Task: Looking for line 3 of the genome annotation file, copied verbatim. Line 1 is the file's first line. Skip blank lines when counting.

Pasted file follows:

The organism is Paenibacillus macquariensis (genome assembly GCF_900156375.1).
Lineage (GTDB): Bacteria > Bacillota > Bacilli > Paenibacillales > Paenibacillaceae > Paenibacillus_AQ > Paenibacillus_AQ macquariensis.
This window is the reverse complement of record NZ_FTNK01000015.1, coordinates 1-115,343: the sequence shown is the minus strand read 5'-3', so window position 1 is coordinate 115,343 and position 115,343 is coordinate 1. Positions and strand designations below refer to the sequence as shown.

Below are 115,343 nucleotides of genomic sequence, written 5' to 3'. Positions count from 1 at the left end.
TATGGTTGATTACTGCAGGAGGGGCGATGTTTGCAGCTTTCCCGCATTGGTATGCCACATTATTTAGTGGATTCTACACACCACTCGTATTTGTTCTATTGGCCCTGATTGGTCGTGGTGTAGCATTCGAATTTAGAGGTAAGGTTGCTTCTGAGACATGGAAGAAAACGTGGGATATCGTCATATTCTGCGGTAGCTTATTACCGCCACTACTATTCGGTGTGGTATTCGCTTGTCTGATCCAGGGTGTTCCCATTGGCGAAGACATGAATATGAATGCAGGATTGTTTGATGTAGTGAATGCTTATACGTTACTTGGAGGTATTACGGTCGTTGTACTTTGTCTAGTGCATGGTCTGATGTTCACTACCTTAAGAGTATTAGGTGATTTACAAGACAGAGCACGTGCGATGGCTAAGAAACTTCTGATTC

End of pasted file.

This window is the reverse complement of record NZ_FTNK01000015.1, coordinates 1-115,343: the sequence shown is the minus strand read 5'-3', so window position 1 is coordinate 115,343 and position 115,343 is coordinate 1. Positions and strand designations below refer to the sequence as shown.